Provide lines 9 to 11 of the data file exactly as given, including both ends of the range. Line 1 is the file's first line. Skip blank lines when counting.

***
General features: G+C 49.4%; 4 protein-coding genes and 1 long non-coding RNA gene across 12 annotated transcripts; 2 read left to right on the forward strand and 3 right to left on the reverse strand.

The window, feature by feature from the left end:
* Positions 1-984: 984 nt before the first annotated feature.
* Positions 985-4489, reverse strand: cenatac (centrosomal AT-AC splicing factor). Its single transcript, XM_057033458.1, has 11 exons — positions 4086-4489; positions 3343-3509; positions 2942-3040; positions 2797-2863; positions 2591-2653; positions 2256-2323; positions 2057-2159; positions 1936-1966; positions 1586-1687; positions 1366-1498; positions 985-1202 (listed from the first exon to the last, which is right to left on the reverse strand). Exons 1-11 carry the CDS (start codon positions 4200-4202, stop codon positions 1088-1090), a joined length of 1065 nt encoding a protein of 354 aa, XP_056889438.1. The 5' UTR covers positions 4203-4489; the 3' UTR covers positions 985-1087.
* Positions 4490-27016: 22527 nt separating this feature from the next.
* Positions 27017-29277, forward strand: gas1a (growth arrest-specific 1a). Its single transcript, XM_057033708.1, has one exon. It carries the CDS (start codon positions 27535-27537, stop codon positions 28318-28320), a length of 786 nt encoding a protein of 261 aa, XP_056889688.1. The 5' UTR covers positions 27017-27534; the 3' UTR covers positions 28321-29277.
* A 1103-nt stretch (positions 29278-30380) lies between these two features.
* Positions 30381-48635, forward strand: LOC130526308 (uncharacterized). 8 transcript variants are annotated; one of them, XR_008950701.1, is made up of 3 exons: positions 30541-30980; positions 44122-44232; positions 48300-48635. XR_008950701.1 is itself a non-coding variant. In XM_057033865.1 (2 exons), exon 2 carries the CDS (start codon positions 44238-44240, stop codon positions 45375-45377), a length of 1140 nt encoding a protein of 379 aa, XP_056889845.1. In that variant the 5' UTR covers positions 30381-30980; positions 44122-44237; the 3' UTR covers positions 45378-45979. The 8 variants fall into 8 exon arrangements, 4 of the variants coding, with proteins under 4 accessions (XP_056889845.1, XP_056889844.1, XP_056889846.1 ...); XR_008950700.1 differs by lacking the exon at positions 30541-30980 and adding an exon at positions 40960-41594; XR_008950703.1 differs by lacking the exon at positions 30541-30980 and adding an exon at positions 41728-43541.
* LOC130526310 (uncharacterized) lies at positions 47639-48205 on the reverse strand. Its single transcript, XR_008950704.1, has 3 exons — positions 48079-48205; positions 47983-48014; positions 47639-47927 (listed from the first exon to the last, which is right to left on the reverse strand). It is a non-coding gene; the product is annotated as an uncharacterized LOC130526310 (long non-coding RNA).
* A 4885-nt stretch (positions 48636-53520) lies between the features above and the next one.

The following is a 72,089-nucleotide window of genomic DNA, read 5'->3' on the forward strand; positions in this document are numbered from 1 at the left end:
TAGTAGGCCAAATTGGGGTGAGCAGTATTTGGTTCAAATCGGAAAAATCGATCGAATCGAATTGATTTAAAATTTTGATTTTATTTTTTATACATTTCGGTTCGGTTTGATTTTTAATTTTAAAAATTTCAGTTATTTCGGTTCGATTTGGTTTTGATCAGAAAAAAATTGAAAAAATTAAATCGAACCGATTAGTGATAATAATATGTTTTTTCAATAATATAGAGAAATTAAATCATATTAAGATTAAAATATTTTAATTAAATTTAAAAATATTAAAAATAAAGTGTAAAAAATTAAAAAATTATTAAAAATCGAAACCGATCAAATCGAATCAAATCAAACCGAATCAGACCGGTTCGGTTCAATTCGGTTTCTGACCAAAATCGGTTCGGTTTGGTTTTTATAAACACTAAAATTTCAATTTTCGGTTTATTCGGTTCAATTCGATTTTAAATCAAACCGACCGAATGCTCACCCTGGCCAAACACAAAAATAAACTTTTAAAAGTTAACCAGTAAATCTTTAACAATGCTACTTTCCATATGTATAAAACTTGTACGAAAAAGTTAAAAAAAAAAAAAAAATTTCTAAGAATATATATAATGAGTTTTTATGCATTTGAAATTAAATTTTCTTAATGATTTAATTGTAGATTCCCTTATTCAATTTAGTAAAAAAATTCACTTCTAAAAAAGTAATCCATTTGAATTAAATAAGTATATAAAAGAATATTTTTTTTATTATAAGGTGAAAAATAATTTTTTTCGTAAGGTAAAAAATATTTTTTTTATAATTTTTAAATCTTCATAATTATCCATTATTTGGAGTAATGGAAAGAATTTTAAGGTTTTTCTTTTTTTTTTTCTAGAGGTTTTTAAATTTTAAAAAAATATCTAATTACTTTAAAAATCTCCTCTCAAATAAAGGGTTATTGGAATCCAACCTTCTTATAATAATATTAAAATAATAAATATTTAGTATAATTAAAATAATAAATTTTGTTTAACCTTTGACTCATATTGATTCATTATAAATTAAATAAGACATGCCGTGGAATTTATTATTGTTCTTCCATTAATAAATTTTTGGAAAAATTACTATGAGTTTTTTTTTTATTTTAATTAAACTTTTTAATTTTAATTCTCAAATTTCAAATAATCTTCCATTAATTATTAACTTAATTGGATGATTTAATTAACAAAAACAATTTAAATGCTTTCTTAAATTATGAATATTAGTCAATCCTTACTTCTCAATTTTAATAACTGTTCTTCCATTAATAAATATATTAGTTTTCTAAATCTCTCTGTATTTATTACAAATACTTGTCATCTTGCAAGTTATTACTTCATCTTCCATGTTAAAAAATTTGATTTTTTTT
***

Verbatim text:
* LOC130526310 (uncharacterized) lies at positions 47639-48205 on the reverse strand. Its single transcript, XR_008950704.1, has 3 exons — positions 48079-48205; positions 47983-48014; positions 47639-47927 (listed from the first exon to the last, which is right to left on the reverse strand). It is a non-coding gene; the product is annotated as an uncharacterized LOC130526310 (long non-coding RNA).
* A 4885-nt stretch (positions 48636-53520) lies between the features above and the next one.

The following is a 72,089-nucleotide window of genomic DNA, read 5'->3' on the forward strand; positions in this document are numbered from 1 at the left end: